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Legal Alert: FTC v. Wyndham: A Victory for the FTC and a Wake-Up Call for the Business Community

August 28, 2015

The Third Circuit’s opinion earlier this week in FTC v. Wyndham Worldwide Corp., (3d Cir. Aug. 24, 2015), has far reaching implications for all businesses around the country.

For several years, the FTC has been bringing administrative actions against companies following cybersecurity breaches. The actions often resulted in broad, onerous consent orders and significant penalties. The FTC brought an administrative action against Wyndham following three cyber attacks in 2008 and 2009, when the personal and financial information for hundreds of thousands of Wyndham customers was compromised.  Wyndham challenged the FTC’s authority to bring the administrative action and alleged that the FTC had not promulgated sufficiently clear regulations to enforce.

In Wyndham, the Third Circuit: (a) confirmed the FTC’s authority under Section 5 of the Federal Trade Commission Act (15 U.S.C. §45(a)) to investigate and bring administrative actions against companies related to cybersecurity incidents; and (b) ruled that a company’s lax cybersecurity policies can be considered “unfair acts or practices affecting commerce.” The Third Circuit also noted that the FTC had published a guidebook in 2007, Protecting Personal Information: A Guide for Business, and had posted its administrative complaints and consent orders on the FTC website -- and that the guidebook and consent orders provided notice to Wyndham of appropriate practices expected by the FTC.

Three takeaways from the Third Circuit Opinion:

  1. The FTC’s authority on cybersecurity issues has been strongly solidified; for now, even if Wyndham appeals, expect the FTC to be emboldened and institute more administrative actions involving more cybersecurity incidents.
  2. The Opinion may spark Congress to act on several competing pieces of cybersecurity legislation that have been introduced in both the House and Senate. While there was bi-partisan support for passing cybersecurity legislation this year, progress was stalled in the spring. Efforts to pass comprehensive cybersecurity regulations – which may codify or reverse parts of the Opinion – may be renewed given the publicity of this decision.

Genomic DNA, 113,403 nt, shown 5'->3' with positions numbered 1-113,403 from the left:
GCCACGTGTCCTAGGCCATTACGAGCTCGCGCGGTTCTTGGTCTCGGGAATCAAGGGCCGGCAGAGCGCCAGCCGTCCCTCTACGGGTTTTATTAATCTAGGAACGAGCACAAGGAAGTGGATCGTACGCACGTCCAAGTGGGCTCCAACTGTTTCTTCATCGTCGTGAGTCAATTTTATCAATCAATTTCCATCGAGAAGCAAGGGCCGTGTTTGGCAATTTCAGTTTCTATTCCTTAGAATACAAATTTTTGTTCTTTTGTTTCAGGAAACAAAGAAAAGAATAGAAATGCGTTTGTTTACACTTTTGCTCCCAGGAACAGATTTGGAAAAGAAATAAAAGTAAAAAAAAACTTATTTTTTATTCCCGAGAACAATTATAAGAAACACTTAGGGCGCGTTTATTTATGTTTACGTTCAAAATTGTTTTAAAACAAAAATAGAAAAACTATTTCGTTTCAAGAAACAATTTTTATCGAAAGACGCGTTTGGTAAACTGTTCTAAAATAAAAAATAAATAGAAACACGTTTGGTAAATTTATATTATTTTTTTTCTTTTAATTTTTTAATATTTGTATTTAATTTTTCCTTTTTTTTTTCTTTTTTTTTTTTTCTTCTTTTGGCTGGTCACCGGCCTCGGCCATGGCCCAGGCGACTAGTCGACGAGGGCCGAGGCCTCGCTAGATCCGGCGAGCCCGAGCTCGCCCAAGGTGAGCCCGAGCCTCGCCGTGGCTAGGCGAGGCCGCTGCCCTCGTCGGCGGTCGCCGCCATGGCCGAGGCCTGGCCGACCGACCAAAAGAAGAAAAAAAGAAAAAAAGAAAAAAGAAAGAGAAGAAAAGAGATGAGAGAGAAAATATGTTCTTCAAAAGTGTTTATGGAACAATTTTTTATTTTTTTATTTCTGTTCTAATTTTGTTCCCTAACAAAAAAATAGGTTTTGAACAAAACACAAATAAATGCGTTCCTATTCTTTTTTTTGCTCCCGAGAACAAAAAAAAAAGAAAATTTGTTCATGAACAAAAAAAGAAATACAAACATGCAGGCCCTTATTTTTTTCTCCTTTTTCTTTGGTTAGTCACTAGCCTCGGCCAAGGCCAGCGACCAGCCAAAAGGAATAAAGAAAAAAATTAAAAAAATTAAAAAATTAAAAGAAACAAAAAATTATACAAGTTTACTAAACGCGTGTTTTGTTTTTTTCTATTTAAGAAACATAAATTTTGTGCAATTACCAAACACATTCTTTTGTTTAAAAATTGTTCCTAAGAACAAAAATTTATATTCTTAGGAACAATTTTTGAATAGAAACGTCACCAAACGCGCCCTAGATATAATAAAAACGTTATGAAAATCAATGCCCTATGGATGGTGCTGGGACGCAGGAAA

3. It is critical that every business conduct a cybersecurity analysis and have a cybersecurity plan. Cybersecurity plans are going to vary and should be scalable to the needs of individual businesses – but the underlying common purposes of the plan are twofold: (a) appropriately and reasonably protect data through risk assessment and risk mitigation; and (b) outline an incident response plan to enact when a data breach occurs. The Opinion is a tough read for businesses -- but is a good wake-up call to the regulatory repercussions of a cybersecurity breach and the failure to have a cybersecurity plan in place.

KMK’s Cybersecurity and Privacy Team advises clients in conducting cybersecurity analyses and drafting cybersecurity plans. Additional resources that will help you in this process:

Joe Callow and Drew Hicks are Litigation Partners at KMK Law and members of the KMK Law Cybersecurity & Privacy Team, an inter-disciplinary team of attorneys who advise clients in areas related to protecting corporate data, preventing cyber breaches, and mitigating issues when they arise. To ensure you receive updates on cybersecurity-related legal issues, please subscribe to the KMK Law Cybersecurity & Privacy Blog. To subscribe, input your email address in the sidebar of the blog's webpage.

KMK Legal Alerts are intended to bring attention to developments in the law and are not intended as legal advice for any particular client or any particular situation. Please consult with counsel of your choice regarding any specific questions you may have.

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